The debate between building a business intelligence system from the ground up or buying a pre-packaged solution has been going on for years. Many companies that plan to deploy a BI solution will consider the in-house option first because they perceive an in-house solution can be more easily adapted over time, require no dependency on an external provider, and be less costly and more scalable in scope.
However, there are corresponding points in favor of a packaged BI solution:
- A well-designed pre-built solution, with some minor customization work to extend the data model, can be fully adapted to any specific business requirements pretty quickly and with minimal risk.
- Working with an established software vendor, which will have a commercial interest in maintaining support, is a less risky proposition than relying on external consultants or even internal resources.
- A best-of-breed BI solution will also have a proven track-record of deployment within fixed costs and timescales, and customer references to demonstrate its proven ability to scale.
If you’re in a “build” versus “buy” quandary, here are some additional things for you to consider:
Ultimately, building an enterprise business intelligence system is complex. It requires industry experience to determine what data to look at and the technology skills to manipulate that data into meaningful form.
Packaged BI solutions alleviate much of the technical drain on IT resources, particularly when it comes to creating the data model for the enterprise data warehouse from which all analysis and reporting is driven. Since there is no way of proving in advance that all the necessary data is included and that it all has the correctly defined relationships, firms building their own data warehouse must create their data model based on the best available assumptions, then work through many stages – all of which can be technically difficult, costly and time-consuming.
A best-in-class business intelligence provider, on the other hand, can bring to the table an extensible pre-built data model that’s been proven time and time again. Plus, a pre-built solution can provide access to cutting-edge approaches that would normally be outside the scope of an in-house project – like the extraction, transformation and loading of data from external sources (e.g., retail point-of-sale).
Simple, static data reports are generally easy to incorporate into an in-house developed BI system, but many users expect to perform robust analysis. Reports need to be interactive and enable users to easily drill-down and navigate through the data.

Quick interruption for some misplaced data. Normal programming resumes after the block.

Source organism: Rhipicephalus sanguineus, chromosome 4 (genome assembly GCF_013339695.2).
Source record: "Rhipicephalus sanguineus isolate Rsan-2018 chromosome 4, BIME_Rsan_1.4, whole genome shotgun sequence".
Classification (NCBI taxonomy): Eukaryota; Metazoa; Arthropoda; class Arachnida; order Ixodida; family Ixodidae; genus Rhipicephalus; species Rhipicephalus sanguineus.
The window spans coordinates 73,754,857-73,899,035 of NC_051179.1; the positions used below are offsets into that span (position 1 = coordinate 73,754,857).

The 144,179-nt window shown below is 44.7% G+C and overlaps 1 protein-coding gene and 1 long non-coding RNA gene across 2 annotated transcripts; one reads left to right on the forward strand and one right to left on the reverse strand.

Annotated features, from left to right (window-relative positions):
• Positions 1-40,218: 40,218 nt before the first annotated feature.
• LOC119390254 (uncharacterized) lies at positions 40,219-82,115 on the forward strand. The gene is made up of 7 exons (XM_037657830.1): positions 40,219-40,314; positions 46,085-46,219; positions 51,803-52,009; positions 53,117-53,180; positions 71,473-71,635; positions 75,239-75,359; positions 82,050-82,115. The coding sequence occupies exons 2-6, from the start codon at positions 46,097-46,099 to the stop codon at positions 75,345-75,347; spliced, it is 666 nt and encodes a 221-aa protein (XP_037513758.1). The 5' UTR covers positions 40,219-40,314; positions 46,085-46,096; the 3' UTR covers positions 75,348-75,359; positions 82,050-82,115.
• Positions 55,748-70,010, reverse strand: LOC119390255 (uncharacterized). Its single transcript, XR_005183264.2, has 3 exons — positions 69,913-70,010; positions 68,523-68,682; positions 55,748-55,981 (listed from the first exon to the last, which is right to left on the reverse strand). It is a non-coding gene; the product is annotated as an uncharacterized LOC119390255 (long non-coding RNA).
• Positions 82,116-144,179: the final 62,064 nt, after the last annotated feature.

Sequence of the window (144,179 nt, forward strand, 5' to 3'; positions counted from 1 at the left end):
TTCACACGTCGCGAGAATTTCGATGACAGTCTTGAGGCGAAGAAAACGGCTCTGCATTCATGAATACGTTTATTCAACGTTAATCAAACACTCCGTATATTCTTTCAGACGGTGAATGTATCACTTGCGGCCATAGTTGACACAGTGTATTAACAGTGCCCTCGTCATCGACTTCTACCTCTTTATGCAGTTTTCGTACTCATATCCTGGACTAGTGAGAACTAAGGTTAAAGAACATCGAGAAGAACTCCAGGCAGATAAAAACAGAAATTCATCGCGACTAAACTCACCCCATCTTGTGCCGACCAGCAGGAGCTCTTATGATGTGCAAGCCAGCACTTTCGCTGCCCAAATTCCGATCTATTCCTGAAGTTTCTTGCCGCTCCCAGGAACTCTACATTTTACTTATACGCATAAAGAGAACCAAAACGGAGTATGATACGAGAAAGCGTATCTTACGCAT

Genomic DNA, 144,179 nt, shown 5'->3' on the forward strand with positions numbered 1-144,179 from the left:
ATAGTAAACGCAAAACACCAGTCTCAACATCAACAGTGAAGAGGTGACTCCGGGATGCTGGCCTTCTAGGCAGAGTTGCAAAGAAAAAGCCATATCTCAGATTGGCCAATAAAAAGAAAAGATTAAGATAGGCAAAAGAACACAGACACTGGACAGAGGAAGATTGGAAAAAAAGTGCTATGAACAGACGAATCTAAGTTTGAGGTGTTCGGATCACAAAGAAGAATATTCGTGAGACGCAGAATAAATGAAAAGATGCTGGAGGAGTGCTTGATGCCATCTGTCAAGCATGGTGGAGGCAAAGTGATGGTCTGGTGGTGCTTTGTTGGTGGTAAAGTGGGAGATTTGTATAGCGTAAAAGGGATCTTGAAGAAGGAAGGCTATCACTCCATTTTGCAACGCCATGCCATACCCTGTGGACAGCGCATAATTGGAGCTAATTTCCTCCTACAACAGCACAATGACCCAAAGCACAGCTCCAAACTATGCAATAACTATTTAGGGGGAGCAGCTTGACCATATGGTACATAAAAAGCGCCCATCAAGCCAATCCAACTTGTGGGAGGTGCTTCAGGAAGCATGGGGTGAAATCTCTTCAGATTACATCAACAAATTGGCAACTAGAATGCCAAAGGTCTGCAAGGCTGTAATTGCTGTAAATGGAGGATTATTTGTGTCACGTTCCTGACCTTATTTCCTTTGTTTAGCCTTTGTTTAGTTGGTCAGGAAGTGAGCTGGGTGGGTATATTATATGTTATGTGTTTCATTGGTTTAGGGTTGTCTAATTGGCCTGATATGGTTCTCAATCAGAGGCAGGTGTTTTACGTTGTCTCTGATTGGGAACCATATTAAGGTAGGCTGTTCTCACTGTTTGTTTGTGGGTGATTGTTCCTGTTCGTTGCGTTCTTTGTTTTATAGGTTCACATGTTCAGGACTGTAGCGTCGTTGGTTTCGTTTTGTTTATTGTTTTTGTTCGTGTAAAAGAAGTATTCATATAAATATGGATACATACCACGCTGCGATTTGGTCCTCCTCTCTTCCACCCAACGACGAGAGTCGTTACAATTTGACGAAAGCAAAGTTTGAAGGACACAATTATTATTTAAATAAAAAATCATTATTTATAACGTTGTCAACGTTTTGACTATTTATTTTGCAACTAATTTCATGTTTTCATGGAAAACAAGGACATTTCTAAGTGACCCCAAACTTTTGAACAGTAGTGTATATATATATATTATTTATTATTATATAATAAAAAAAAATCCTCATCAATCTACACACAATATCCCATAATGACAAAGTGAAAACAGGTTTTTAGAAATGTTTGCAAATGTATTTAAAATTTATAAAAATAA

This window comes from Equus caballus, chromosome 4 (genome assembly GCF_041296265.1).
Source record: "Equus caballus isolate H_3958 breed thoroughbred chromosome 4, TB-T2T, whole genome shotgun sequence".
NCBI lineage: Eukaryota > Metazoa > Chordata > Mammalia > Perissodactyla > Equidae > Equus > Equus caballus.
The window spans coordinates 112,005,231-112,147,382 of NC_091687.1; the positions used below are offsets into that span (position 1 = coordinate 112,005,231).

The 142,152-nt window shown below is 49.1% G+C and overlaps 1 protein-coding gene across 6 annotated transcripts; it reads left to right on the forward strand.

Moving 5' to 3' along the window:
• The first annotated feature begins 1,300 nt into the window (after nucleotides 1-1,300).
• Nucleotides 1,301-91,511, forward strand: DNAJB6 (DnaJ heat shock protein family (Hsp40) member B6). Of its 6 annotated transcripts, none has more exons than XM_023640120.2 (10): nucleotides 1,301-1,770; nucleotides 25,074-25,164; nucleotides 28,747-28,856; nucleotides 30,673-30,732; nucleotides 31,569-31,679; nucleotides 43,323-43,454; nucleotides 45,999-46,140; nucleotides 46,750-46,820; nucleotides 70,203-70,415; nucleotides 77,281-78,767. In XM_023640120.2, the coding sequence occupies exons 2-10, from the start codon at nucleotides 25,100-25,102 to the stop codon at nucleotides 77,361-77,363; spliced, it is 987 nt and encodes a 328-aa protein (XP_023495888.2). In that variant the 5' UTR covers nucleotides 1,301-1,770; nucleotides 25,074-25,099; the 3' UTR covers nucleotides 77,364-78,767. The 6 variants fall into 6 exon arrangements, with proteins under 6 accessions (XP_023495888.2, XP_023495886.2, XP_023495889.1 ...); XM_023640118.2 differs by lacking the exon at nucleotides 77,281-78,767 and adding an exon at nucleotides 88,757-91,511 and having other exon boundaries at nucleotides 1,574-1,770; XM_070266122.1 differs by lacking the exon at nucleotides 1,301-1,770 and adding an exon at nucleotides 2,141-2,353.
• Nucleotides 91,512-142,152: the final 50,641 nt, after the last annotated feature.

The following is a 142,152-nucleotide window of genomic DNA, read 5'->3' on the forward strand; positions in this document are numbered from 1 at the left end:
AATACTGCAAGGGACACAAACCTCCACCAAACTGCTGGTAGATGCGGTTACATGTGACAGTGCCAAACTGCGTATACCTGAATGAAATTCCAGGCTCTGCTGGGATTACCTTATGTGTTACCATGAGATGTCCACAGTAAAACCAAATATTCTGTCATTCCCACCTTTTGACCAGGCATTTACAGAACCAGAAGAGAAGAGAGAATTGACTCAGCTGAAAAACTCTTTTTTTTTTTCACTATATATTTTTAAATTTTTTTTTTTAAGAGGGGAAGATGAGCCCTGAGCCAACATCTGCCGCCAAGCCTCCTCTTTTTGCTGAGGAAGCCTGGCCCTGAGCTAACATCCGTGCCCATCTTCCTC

Unfortunately, it’s very difficult to build visualization and analysis that truly supports drill-down capabilities for rich analysis and easy data digestion. Plus, empowering end users to perform ad-hoc reports on their own—specific to their individual business requirements and not just to consume content—is great but difficult to scope into a new build.
Packaged solutions are designed to provide granular levels of analysis and help companies answer the most critical questions related to business performance across all functional areas of the organization. They enable robust analysis via highly advanced, built-in calculations and other algorithms that would otherwise require significant technical knowledge to create. And, they can be easily configured to deliver business intelligence information to users in a variety of ways without IT intervention – from basic on-line analysis and reports to performance scorecards, dashboards and e-mailed alerts.
The Cost of It All
Perhaps most important about the build vs. buy debate is total cost of ownership (TCO). Software license and maintenance fees aside, the TCO for building a BI platform can be exorbitant when you consider the costs incurred for headcount to create and maintain a custom build. This means people in software development, application maintenance, support, training, QA and management who will be required to develop and maintain the in-house business intelligence system (regardless of whether you use internal resources or outside consultants).
Why are these costs typically high? Oftentimes, companies don’t necessarily know what their end-user requirements are, what data sources they’re going to have to deal with, or what rules and calculations are going to be required for their reports and analytic views. All of these “unanswered requirements” can result in a lot of time and effort being wasted. Since packaged BI solutions already address these requirements (or can accommodate them fairly quickly), they offer a much lower TCO overall.
What inspired me to write this post is that so many of Silvon’s customers started down the path of creating their own business intelligence and reporting systems and spent hundreds of thousands of dollars and precious resources before they had to abandon their projects and reach out for help. A BI “build” is not a project for the light-hearted (or resource-constrained). Do be sure to consider all of your options first!
This post was written by Pat Hennel